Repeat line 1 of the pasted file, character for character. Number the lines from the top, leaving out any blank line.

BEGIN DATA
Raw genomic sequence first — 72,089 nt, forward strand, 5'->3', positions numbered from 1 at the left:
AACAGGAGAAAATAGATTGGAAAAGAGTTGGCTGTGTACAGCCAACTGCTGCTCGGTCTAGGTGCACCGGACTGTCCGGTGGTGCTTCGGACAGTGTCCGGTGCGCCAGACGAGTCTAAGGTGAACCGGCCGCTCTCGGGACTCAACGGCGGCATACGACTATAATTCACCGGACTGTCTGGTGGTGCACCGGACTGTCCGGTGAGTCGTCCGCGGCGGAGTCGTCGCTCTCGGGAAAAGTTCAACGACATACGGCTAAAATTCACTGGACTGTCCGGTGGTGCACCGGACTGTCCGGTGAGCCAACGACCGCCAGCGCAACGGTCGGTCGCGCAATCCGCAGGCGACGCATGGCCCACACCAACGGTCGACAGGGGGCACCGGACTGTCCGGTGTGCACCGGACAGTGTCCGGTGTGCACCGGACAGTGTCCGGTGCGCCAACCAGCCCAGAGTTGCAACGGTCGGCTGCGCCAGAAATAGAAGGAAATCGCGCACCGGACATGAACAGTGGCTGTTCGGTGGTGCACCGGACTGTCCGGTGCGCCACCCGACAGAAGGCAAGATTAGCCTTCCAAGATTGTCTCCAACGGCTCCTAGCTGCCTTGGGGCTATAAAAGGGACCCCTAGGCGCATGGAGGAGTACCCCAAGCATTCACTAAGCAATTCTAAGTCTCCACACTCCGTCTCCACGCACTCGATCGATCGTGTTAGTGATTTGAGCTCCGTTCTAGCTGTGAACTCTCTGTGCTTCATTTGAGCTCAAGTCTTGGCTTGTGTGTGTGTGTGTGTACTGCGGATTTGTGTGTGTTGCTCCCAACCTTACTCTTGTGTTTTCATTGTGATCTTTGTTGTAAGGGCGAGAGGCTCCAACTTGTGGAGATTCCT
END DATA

Raw genomic sequence first — 72,089 nt, forward strand, 5'->3', positions numbered from 1 at the left: